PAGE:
SACRAMENTO >> Gov. Jerry Brown announced Monday he has reached a deal with lawmakers on proposed legislation to improve transparency and make other reforms at the embattled California Public Utilities Commission.
The proposal comes nearly eight months after the Democratic governor vetoed six bills looking to crack down on the commission, which regulates privately owned electric, gas and telecommunications companies, including their rates and safety practices. The agency also oversees railroad safety as well as transportation providers such as buses, limousines, airport shuttles, movers and ride-hailing companies Uber and Lyft.
It has been accused of maintaining cozy relationships with the companies it regulates and responding slowly to safety issues.
Brown and three Democratic lawmakers who are pushing legislation related to the commission agreed to scale back its regulatory authority, including removing most oversight of transportation companies, and to require more public disclosure and participation in its proceedings. The lawmakers are Assemblyman Mike Gatto of Glendale and Sens. Jerry Hill of San Mateo and Mark Leno of San Francisco.
"These reforms will change how this commission does business," Brown said in a statement.
The bulk of the legislation requires approval from both houses of the state Legislature.
Under the proposed overhaul, the commission would shift responsibility for implementing and enforcing transportation regulations to other state agencies, including the Department of Motor Vehicles and the California Highway Patrol. Authority for rulemaking would remain with the commission. Lawmakers hope removing transportation oversight will eliminate a distraction and allow the agency to focus on utility regulation.
The attorney general would gain authority to enforce limitations on private communications between utility executives and Public Utilities Commission staff or commissioners. Emails made public in a lawsuit over the San Bruno explosion described then-commission president Michael Peevey holding private discussions with Pacific Gas & Electric officials on issues affecting the company.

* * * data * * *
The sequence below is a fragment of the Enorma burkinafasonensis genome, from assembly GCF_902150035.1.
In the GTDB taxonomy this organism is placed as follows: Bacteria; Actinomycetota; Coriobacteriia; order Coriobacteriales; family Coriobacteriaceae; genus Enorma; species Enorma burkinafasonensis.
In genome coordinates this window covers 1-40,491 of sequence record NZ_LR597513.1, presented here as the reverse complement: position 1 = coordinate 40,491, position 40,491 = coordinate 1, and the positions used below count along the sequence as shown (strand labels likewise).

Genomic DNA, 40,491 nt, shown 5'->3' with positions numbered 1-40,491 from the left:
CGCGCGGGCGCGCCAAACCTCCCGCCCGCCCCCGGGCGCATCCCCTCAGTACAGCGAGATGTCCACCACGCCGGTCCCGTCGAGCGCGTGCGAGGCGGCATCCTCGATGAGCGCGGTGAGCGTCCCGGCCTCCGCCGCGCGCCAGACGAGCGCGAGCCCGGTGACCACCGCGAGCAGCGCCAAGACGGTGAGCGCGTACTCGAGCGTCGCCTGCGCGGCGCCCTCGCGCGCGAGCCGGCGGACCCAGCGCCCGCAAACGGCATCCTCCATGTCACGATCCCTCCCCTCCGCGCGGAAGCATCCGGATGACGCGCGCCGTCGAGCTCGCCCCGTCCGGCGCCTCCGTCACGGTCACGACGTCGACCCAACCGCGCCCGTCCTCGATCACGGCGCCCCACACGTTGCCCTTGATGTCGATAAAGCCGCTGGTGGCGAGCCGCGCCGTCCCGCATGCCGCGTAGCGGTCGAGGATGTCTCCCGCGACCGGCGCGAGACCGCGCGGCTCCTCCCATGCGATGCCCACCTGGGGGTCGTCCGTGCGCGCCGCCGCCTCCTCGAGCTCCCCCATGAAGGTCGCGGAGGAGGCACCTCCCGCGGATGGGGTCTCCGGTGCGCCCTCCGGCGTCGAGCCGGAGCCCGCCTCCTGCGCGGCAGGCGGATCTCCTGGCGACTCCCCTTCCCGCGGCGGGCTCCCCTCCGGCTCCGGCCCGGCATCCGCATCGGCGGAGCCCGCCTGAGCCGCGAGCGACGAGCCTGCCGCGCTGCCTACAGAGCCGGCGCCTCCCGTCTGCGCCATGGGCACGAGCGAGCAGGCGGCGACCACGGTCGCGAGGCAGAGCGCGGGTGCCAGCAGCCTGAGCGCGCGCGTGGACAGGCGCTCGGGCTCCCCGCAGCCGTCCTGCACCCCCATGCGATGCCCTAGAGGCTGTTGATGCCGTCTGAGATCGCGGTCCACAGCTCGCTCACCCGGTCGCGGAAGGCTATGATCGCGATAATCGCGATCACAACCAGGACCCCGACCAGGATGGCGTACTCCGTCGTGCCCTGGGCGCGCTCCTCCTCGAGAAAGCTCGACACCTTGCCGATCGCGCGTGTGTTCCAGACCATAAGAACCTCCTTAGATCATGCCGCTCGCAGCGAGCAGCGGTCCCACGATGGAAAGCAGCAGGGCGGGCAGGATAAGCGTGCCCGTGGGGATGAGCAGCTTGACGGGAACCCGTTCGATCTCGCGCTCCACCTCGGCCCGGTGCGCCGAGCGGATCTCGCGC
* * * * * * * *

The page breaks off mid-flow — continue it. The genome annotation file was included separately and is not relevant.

A spokesman for PG&E, Donald Cutler, said the company is committed to dealing ethically with regulators and will review the proposal.
The overhaul would also require the Public Utilities Commission to hold meetings throughout the state, not just at its San Francisco headquarters, and forge better relationships with other state regulators that oversee elements of the energy industry.
People denied access to public records would gain the right to challenge the decision in court. The commission would also hire an ethics ombudsman and a high-level official in charge of safety.
The proposal "represents a realignment of the values for the PUC," said Gatto, who proposed a ballot measure earlier this year to bypass Brown and ask voters to break apart the agency.
"It will enable them to be more specialized, more focused, basically to have the ability to make safety a priority, to make utility rates a priority," Gatto told reporters in a news conference.
Gatto said he'll drop the proposed ballot measure if the proposal wins legislative approval.
In vetoing six commission reform bills last year, Brown said lawmakers tried to do too much at once and didn't provide adequate funding. He said he'd work with lawmakers to enact changes.
The proposal is a modest improvement that provides new tools for public interest groups to keep an eye on the Public Utilities Commission, but "utilities will not be shedding a tear over this reform plan," said Jamie Court, president of Consumer Watchdog, an advocacy group that has repeatedly raised concerns about the commission.
"I think it does move the ball forward in terms of providing more sunshine so there isn't another scandal, but it does not fundamentally address the imbalance of power between ratepayers and the investor-owned utilities," Court said.